It was an image that instantly went viral on Sunday: Comedian and talk show host Ellen DeGeneres and her wife were spotted at the Dallas Cowboys game against the Green Bay Packers, seated next to George W. and Laura Bush. As is inevitable in our outrage-fueled cancel culture, some malcontents, mainly on the Left, were irate that a popular and mainstream figure like Ellen would allow herself to be seen having a nice time with a Republican. For just a moment, Trump derangement was supplanted by its predecessor condition on Twitter, as encapsulated by this rant from a professional angry leftist at Media Matters:
"I feel like you shouldn’t need a flow chart to help you decide whether to go to a game as a war criminal’s guest," tweeted Parker Molloy, wrongly assuming that Ellen was Bush's guest and dusting off the old 'war criminal' slander. "George W. Bush is one of history’s greatest monsters," she went on, unironically. "Let’s be clear: Every American president has been complicit in some evil stuff. But George W. Bush is next-level." Other left-wing outlets published similar knee-jerk fury, with others making a case that the spectator pairing was somehow problematic, or demanding answers. It's all so exhausting. Ellen addressed the 'controversy' on her show yesterday, doing so charmingly and disarmingly:
. @TheEllenShow explains how she ended up in Jerry Jones’ box this weekend (she was a guest of his daughter) at the Cowboys/Packers game.— Yashar Ali ?? (@yashar) October 8, 2019
And she also talks about her friendship with former President George W. Bush pic.twitter.com/7MGIoyCba4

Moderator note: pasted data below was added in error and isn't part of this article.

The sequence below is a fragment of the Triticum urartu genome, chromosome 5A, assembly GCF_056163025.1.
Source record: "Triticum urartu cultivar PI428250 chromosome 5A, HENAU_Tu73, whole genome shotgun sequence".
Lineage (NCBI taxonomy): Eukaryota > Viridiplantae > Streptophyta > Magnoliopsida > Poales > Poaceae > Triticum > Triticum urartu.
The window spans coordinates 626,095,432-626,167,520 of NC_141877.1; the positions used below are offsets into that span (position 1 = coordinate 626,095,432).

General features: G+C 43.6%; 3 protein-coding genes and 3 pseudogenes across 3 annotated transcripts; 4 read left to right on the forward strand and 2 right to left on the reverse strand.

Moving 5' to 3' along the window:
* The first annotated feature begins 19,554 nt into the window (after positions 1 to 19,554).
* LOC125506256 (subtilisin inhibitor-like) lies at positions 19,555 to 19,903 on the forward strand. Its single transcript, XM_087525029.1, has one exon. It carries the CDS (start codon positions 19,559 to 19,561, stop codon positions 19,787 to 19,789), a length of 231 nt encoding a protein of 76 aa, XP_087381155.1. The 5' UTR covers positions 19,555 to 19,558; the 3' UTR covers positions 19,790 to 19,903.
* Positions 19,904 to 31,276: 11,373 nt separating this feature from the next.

"When we were invited, I was, you know, aware that I was going to be surrounded by people from very different views and beliefs. And I'm not talking about politics. I was rooting for the Packers...Here's the thing: I'm friends with George Bush. In fact, I'm friends with a lot of people who don't share the same beliefs that I have. We're all different, and I think we've forgotten that that's ok, that we're all different...but just because I don't agree with someone on everything doesn't mean that I'm not doing to be friends with them. When I say 'be kind to one another,' I don't only mean the people that think the same way that you do. I mean be kind to everyone. Doesn't matter." (Cheers and applause).
As the kids might say, inject this sentiment directly into my veins. This is precisely the sort of message that the country needs to hear -- repeatedly -- from major figures of various political and cultural stripes. This little monologue is an important antidote to noxious tribalism. It won't appease the angriest shouters and pot-stirrers, but it will remind most viewers of unifying truths. Friendships, and basic manners and decency, must span the ideological divide. There are people on the fringes who will stomp their feet and insist the opposite is true, and that being polite and nice is tantamount to "normalizing" people who should be "de-platformed," or whatever. But with very, very few exceptions, that's nonsense. Prosaic, even powerful, partisan disagreements should not dominate or define most human interactions or relationships.
Ellen should be commended for leading by example on this, then standing up to the mob in such a way that made them seem ridiculous (I can imagine the joyless Molloy brigade cringing with rage when Ellen's audience cheers Bush and applauds the lesson she imparts), and made herself even more likable in the process. Bravo. I'll leave you with a reminder from last year that the American people's views of Bush have changed dramatically since the conclusion of his presidency:
George W. Bush has turned his unpopularity upside down. Six in 10 Americans, 61%, say they now have a favorable view of the 43rd President of the United States in the latest CNN poll conducted by SSRS, nearly double the 33% who gave him a favorable mark when he left the White House in January 2009...Bush holds a majority favorable rating among every demographic group but liberals -- including strong Democratic groups like nonwhites and people under 35 years old. [His approval among Republicans is 76 percent].
And we should never, ever forget about this legacy, which goes largely unnoticed in many circles.
Editor's Note: Benson served in George W. Bush's White House as an intern.